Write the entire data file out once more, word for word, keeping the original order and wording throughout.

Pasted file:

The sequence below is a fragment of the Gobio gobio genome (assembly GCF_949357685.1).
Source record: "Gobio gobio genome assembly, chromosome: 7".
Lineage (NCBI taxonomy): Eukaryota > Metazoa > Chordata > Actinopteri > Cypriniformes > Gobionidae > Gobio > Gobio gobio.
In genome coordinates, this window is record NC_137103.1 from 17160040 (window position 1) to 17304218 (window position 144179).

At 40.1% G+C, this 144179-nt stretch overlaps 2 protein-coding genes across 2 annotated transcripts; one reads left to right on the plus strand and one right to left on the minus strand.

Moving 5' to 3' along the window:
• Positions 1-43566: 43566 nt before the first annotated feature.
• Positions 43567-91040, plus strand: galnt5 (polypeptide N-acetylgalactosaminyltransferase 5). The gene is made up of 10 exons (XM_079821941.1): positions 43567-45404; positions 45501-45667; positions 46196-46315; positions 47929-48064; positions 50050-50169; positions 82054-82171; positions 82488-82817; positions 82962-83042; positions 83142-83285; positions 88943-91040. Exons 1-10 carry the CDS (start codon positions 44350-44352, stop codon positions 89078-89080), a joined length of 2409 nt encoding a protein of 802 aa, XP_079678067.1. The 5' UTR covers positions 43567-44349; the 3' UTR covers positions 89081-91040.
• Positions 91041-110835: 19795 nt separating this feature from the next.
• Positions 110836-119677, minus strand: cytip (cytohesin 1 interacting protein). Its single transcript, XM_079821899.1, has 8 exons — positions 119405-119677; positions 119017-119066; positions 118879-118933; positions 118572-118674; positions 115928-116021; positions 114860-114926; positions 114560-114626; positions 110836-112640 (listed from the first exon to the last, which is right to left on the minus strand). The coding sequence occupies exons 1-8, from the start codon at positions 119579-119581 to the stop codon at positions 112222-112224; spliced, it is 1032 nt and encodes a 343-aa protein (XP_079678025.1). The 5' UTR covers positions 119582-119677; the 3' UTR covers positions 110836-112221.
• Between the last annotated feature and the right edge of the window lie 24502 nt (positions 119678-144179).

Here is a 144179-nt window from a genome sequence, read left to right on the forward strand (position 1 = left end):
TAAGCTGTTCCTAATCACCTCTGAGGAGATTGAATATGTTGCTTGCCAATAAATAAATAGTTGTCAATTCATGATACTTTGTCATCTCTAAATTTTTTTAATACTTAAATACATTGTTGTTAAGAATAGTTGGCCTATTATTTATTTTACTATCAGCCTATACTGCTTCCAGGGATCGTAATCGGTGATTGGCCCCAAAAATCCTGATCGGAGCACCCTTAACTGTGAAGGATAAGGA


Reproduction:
The sequence below is a fragment of the Gobio gobio genome (assembly GCF_949357685.1).
Source record: "Gobio gobio genome assembly, chromosome: 7".
Lineage (NCBI taxonomy): Eukaryota > Metazoa > Chordata > Actinopteri > Cypriniformes > Gobionidae > Gobio > Gobio gobio.
In genome coordinates, this window is record NC_137103.1 from 17160040 (window position 1) to 17304218 (window position 144179).

At 40.1% G+C, this 144179-nt stretch overlaps 2 protein-coding genes across 2 annotated transcripts; one reads left to right on the plus strand and one right to left on the minus strand.

Moving 5' to 3' along the window:
• Positions 1-43566: 43566 nt before the first annotated feature.
• Positions 43567-91040, plus strand: galnt5 (polypeptide N-acetylgalactosaminyltransferase 5). The gene is made up of 10 exons (XM_079821941.1): positions 43567-45404; positions 45501-45667; positions 46196-46315; positions 47929-48064; positions 50050-50169; positions 82054-82171; positions 82488-82817; positions 82962-83042; positions 83142-83285; positions 88943-91040. Exons 1-10 carry the CDS (start codon positions 44350-44352, stop codon positions 89078-89080), a joined length of 2409 nt encoding a protein of 802 aa, XP_079678067.1. The 5' UTR covers positions 43567-44349; the 3' UTR covers positions 89081-91040.
• Positions 91041-110835: 19795 nt separating this feature from the next.
• Positions 110836-119677, minus strand: cytip (cytohesin 1 interacting protein). Its single transcript, XM_079821899.1, has 8 exons — positions 119405-119677; positions 119017-119066; positions 118879-118933; positions 118572-118674; positions 115928-116021; positions 114860-114926; positions 114560-114626; positions 110836-112640 (listed from the first exon to the last, which is right to left on the minus strand). The coding sequence occupies exons 1-8, from the start codon at positions 119579-119581 to the stop codon at positions 112222-112224; spliced, it is 1032 nt and encodes a 343-aa protein (XP_079678025.1). The 5' UTR covers positions 119582-119677; the 3' UTR covers positions 110836-112221.
• Between the last annotated feature and the right edge of the window lie 24502 nt (positions 119678-144179).

Here is a 144179-nt window from a genome sequence, read left to right on the forward strand (position 1 = left end):
TAAGCTGTTCCTAATCACCTCTGAGGAGATTGAATATGTTGCTTGCCAATAAATAAATAGTTGTCAATTCATGATACTTTGTCATCTCTAAATTTTTTTAATACTTAAATACATTGTTGTTAAGAATAGTTGGCCTATTATTTATTTTACTATCAGCCTATACTGCTTCCAGGGATCGTAATCGGTGATTGGCCCCAAAAATCCTGATCGGAGCACCCTTAACTGTGAAGGATAAGGA